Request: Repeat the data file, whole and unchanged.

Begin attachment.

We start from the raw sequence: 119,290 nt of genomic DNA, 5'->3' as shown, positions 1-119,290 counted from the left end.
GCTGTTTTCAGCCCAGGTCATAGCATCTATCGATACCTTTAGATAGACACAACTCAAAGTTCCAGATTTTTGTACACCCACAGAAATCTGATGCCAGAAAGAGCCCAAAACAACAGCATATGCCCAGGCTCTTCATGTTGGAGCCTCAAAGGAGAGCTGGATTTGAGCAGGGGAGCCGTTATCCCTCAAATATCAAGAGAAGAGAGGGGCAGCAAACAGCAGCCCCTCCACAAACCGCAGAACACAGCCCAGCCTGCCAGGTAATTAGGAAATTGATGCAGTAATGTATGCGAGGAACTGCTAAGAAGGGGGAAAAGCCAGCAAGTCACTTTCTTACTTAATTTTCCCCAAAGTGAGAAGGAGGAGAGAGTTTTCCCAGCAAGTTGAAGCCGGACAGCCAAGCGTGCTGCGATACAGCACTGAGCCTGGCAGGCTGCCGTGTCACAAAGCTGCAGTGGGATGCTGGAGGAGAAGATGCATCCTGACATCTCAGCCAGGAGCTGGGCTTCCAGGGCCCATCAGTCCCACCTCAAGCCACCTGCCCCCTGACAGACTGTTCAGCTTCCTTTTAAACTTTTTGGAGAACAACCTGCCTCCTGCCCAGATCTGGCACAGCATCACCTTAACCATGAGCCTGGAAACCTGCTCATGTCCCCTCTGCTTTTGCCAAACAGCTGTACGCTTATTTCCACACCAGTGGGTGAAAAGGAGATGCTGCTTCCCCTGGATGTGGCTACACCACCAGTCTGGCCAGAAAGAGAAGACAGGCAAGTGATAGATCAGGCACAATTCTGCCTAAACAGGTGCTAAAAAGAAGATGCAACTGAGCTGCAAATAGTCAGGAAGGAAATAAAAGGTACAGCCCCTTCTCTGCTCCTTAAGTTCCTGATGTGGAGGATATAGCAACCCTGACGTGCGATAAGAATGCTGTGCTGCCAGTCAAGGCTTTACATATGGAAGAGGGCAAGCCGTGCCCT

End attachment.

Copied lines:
We start from the raw sequence: 119,290 nt of genomic DNA, 5'->3' as shown, positions 1-119,290 counted from the left end.
GCTGTTTTCAGCCCAGGTCATAGCATCTATCGATACCTTTAGATAGACACAACTCAAAGTTCCAGATTTTTGTACACCCACAGAAATCTGATGCCAGAAAGAGCCCAAAACAACAGCATATGCCCAGGCTCTTCATGTTGGAGCCTCAAAGGAGAGCTGGATTTGAGCAGGGGAGCCGTTATCCCTCAAATATCAAGAGAAGAGAGGGGCAGCAAACAGCAGCCCCTCCACAAACCGCAGAACACAGCCCAGCCTGCCAGGTAATTAGGAAATTGATGCAGTAATGTATGCGAGGAACTGCTAAGAAGGGGGAAAAGCCAGCAAGTCACTTTCTTACTTAATTTTCCCCAAAGTGAGAAGGAGGAGAGAGTTTTCCCAGCAAGTTGAAGCCGGACAGCCAAGCGTGCTGCGATACAGCACTGAGCCTGGCAGGCTGCCGTGTCACAAAGCTGCAGTGGGATGCTGGAGGAGAAGATGCATCCTGACATCTCAGCCAGGAGCTGGGCTTCCAGGGCCCATCAGTCCCACCTCAAGCCACCTGCCCCCTGACAGACTGTTCAGCTTCCTTTTAAACTTTTTGGAGAACAACCTGCCTCCTGCCCAGATCTGGCACAGCATCACCTTAACCATGAGCCTGGAAACCTGCTCATGTCCCCTCTGCTTTTGCCAAACAGCTGTACGCTTATTTCCACACCAGTGGGTGAAAAGGAGATGCTGCTTCCCCTGGATGTGGCTACACCACCAGTCTGGCCAGAAAGAGAAGACAGGCAAGTGATAGATCAGGCACAATTCTGCCTAAACAGGTGCTAAAAAGAAGATGCAACTGAGCTGCAAATAGTCAGGAAGGAAATAAAAGGTACAGCCCCTTCTCTGCTCCTTAAGTTCCTGATGTGGAGGATATAGCAACCCTGACGTGCGATAAGAATGCTGTGCTGCCAGTCAAGGCTTTACATATGGAAGAGGGCAAGCCGTGCCCT